Drivers in Southern California's mountains were told to use tire chains and urban commuters were cautioned to slow down Friday as a spring storm dropped rain and snow from Santa Barbara to San Diego counties.
The storm moved in Thursday night, bringing more than half an inch of rain to Whittier and nearly as much to Pomona and Claremont, where the brief, heavy downpours were mixed with hail, the National Weather Service reported.
The storm was stronger in Orange County, where quick downpours in fire-scarred areas could trigger mudflows. More than an inch of rain fell in Silverado Canyon, but no incidents have been reported, the weather service said.
Snow was below 5,000 feet in the mountains, forcing drivers to use chains to get through some windy passes.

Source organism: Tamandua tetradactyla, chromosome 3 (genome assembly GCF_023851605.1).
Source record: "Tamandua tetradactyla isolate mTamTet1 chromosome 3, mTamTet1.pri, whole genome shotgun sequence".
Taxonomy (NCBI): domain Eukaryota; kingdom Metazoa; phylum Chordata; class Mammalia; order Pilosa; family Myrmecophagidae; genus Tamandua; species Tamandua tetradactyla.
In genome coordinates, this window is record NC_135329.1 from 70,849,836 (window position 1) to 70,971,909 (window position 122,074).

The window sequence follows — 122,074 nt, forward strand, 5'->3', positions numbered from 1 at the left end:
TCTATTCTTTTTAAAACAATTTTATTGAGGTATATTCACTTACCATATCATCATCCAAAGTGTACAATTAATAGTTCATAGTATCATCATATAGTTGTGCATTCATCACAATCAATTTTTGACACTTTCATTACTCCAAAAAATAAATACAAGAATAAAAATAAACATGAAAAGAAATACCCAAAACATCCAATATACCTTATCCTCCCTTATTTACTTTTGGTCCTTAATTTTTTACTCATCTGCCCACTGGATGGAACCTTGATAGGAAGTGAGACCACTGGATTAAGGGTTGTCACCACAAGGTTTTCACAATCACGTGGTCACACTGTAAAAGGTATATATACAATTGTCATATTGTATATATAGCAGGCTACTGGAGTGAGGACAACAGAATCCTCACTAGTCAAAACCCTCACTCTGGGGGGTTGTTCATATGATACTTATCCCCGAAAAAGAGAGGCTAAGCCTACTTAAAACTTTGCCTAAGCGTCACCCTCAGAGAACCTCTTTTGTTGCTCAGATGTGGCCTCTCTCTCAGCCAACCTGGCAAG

"It's kind of like a normal winter storm, but it's a little bit late," said meteorologist James Brotherton. "By midday today, just about everywhere will have seen some rain."
The downpours were heaviest overnight and will dissipate by the afternoon or evening, forecasters said. Strong winds are still expected along the coast with cooler temperatures.
The storm offered temporary relief for Southern Californians longing for rain but does virtually nothing for the enduring drought. The amount of snow that fell is too little to build up any legitimate snowpack and the storm isn't strong enough to make a large contribution to local reservoirs, forecasters said.
A new study by the U.S. Forest Service tried to assess the scope of the problem in terms of tree loss. Researchers estimated that the drought has killed off at least 12.5 million trees in California's national forests.